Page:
Health risks in babies with older fathers

Health Risks in Babies with Older Fathers

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A study in the US has found that babies born to men aged 45 or over are more at risk of health issues immediately after birth than babies whose fathers are younger.

It found that older fathers’ babies are more likely to be born prematurely, have a seizure and need intensive care treatment immediately after being born.

Health issues

The study, the results of which have been published in the British Medical Journal, involved researchers analysing births in the US between 2007 and 2016, categorising them according to the father’s age (younger than 25; 25 to 34; 35 to 44; 45 to 54; 55 or older), and then looking at whether there were any health issues at birth.

Issues that were recorded included premature births, low birth weight, the baby being admitted to an intensive care unit, the baby needing antibiotics, and the baby having seizures.

Higher risks

Over 40 million births were looked at. Overall, the study found that the risks increased when the father was 35 or over, and the risks were even higher in babies of fathers aged 45 or over.

Compared with fathers between the ages of 25 and 34, babies born to men aged 45 and over were 18% more likely to have seizures; 14% more likely to be admitted to intensive care shortly after birth; 14% more likely to be born prematurely; and 14% more likely to have a low birth weight.

If the father was 50 or older, the likelihood that the child would need ventilation once born increased by 10% and the likelihood that they would need to be admitted to the intensive care unit increased by 28%.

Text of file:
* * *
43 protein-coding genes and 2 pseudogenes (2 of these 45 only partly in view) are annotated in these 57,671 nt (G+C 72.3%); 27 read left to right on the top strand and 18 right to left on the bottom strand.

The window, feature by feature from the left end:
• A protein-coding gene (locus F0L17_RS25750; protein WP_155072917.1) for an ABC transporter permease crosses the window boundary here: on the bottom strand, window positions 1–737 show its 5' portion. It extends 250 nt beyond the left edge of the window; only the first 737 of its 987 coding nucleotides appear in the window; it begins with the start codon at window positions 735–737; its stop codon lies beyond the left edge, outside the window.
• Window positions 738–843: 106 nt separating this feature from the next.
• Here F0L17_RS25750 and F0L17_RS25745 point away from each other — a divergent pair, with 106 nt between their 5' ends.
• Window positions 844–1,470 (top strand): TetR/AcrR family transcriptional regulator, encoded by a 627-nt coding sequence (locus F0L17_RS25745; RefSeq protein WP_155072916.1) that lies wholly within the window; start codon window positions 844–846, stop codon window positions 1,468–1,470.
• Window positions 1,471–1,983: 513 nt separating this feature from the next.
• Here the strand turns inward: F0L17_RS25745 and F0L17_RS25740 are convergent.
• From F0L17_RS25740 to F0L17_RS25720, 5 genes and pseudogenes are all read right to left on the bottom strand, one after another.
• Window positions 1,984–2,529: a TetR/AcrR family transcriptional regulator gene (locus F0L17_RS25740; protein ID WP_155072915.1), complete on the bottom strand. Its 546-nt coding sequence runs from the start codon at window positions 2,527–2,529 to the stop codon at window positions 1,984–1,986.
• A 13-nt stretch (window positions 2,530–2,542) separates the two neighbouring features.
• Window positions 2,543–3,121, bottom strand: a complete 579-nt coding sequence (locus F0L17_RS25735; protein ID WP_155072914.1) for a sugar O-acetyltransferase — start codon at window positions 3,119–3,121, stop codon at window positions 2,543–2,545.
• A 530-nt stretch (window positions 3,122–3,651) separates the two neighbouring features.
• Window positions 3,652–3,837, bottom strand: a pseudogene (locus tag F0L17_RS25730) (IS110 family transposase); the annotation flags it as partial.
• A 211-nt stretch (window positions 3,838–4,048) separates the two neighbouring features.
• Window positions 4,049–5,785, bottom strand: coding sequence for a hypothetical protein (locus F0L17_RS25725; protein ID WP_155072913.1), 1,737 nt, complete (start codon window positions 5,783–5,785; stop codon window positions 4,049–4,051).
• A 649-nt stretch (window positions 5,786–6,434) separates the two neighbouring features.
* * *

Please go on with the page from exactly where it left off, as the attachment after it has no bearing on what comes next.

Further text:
Gestational diabetes

A surprising finding from the study was that for men aged 45 or over, the mothers of the babies were 28% more likely to develop diabetes during pregnancy, when compared with fathers aged between 25 and 34.

Increasing paternal age

Michael Eisenberg, one of the researchers, said: “While it is important to note that the absolute risk of advancing paternal age on adverse perinatal conditions remains modest, our findings emphasise the need to further investigate the public health implications of increasing paternal age.

“We tend to look at maternal factors in evaluating associated birth risks, but this study shows that having a healthy baby is a team sport, and the father's age contributes to the baby's health, too.”

 

This article was written by a third party source and does not reflect the views or opinions of Ramsay Health Care unless explicitly stated.

Additional comments on the page from individual Consultants do not necessarily reflect the views or opinions of other Consultants or Ramsay Health Care.

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